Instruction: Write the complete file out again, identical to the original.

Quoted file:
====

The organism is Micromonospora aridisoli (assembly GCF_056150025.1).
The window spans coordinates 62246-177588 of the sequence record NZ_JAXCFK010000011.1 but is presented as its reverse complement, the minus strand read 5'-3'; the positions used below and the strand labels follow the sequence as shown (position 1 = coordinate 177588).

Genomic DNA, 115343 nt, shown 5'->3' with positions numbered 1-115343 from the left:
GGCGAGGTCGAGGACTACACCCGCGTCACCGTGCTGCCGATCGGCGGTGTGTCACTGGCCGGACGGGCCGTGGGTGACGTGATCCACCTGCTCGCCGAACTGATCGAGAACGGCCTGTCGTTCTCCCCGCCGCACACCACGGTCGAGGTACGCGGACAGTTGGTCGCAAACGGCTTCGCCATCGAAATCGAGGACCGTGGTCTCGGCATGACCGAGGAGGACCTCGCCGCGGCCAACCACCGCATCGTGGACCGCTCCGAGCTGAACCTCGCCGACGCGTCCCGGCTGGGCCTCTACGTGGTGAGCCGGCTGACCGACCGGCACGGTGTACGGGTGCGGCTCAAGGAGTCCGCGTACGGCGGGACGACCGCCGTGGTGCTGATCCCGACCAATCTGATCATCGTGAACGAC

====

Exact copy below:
The organism is Micromonospora aridisoli (assembly GCF_056150025.1).
The window spans coordinates 62246-177588 of the sequence record NZ_JAXCFK010000011.1 but is presented as its reverse complement, the minus strand read 5'-3'; the positions used below and the strand labels follow the sequence as shown (position 1 = coordinate 177588).

Genomic DNA, 115343 nt, shown 5'->3' with positions numbered 1-115343 from the left:
GGCGAGGTCGAGGACTACACCCGCGTCACCGTGCTGCCGATCGGCGGTGTGTCACTGGCCGGACGGGCCGTGGGTGACGTGATCCACCTGCTCGCCGAACTGATCGAGAACGGCCTGTCGTTCTCCCCGCCGCACACCACGGTCGAGGTACGCGGACAGTTGGTCGCAAACGGCTTCGCCATCGAAATCGAGGACCGTGGTCTCGGCATGACCGAGGAGGACCTCGCCGCGGCCAACCACCGCATCGTGGACCGCTCCGAGCTGAACCTCGCCGACGCGTCCCGGCTGGGCCTCTACGTGGTGAGCCGGCTGACCGACCGGCACGGTGTACGGGTGCGGCTCAAGGAGTCCGCGTACGGCGGGACGACCGCCGTGGTGCTGATCCCGACCAATCTGATCATCGTGAACGAC